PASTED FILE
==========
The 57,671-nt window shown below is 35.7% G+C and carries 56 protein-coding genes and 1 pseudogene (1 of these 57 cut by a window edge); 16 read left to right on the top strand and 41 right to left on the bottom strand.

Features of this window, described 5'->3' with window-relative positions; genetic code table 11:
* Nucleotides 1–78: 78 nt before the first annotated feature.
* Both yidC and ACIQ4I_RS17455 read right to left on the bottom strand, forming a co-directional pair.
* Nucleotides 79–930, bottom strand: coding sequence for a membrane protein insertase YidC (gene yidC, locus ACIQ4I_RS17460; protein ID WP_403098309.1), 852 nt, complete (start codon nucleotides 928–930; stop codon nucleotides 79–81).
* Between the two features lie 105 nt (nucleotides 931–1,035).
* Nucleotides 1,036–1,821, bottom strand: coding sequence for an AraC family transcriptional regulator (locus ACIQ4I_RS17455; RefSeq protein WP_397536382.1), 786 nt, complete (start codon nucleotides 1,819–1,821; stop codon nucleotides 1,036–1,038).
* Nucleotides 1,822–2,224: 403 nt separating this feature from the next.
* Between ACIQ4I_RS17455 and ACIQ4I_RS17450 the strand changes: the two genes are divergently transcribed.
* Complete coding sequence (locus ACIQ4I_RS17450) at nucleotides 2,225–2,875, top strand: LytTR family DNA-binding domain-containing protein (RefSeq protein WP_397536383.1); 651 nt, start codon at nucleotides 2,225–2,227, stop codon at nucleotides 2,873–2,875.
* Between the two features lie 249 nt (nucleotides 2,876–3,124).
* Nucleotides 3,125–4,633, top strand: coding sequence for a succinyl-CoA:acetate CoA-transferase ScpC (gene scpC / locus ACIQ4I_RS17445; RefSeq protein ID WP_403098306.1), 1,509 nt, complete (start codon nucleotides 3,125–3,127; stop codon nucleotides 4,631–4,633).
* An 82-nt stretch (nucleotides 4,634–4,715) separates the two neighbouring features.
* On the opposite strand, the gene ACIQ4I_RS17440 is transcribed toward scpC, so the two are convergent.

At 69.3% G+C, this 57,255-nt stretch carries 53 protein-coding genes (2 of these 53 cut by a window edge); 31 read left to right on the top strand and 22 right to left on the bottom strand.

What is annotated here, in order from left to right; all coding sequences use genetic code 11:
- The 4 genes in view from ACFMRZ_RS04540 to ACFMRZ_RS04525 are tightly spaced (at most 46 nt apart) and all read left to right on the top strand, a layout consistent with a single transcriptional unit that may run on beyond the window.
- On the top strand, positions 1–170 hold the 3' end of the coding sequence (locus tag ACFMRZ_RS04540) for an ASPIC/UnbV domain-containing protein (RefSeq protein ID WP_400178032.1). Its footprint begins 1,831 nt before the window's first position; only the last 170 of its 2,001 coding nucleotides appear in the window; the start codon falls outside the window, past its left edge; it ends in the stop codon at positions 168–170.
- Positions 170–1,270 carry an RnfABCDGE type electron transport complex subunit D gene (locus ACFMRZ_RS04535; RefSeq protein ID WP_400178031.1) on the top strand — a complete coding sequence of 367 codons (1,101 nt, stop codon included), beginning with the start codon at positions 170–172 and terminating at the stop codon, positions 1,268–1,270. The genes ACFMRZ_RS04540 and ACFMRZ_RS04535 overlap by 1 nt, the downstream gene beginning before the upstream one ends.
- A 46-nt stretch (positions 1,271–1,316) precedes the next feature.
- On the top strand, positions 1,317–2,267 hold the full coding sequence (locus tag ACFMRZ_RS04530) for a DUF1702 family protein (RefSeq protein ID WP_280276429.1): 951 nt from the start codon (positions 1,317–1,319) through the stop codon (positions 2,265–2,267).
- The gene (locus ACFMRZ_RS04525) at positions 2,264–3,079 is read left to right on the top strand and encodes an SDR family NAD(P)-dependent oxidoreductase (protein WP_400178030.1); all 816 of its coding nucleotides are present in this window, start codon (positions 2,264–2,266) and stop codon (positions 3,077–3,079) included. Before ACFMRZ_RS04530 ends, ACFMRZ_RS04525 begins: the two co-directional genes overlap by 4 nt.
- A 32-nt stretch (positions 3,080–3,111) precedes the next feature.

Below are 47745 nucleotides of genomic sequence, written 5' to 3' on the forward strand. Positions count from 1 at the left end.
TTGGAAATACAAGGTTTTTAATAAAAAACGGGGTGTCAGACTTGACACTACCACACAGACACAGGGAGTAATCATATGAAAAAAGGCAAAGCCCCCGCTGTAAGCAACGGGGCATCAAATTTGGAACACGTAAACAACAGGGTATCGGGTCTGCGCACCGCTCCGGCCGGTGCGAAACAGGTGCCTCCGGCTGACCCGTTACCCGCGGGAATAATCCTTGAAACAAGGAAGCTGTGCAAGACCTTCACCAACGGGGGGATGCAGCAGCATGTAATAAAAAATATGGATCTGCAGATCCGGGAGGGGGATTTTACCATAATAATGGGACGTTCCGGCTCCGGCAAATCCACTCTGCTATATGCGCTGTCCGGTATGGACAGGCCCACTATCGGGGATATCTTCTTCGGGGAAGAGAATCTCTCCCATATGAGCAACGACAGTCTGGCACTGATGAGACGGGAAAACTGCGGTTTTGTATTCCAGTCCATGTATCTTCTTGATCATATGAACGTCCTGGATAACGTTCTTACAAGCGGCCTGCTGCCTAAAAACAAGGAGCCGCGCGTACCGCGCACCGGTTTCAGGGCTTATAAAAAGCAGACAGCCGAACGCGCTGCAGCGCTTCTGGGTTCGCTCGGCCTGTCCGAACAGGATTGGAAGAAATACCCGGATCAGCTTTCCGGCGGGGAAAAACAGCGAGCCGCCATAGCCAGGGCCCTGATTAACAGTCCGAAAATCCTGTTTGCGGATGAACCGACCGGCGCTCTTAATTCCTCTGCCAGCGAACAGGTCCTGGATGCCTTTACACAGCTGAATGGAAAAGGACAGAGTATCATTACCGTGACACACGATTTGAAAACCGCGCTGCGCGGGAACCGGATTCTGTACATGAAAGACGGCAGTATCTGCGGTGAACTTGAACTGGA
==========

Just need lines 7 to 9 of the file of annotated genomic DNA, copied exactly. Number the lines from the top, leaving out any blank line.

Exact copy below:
* Nucleotides 1,036–1,821, bottom strand: coding sequence for an AraC family transcriptional regulator (locus ACIQ4I_RS17455; RefSeq protein WP_397536382.1), 786 nt, complete (start codon nucleotides 1,819–1,821; stop codon nucleotides 1,036–1,038).
* Nucleotides 1,822–2,224: 403 nt separating this feature from the next.
* Between ACIQ4I_RS17455 and ACIQ4I_RS17450 the strand changes: the two genes are divergently transcribed.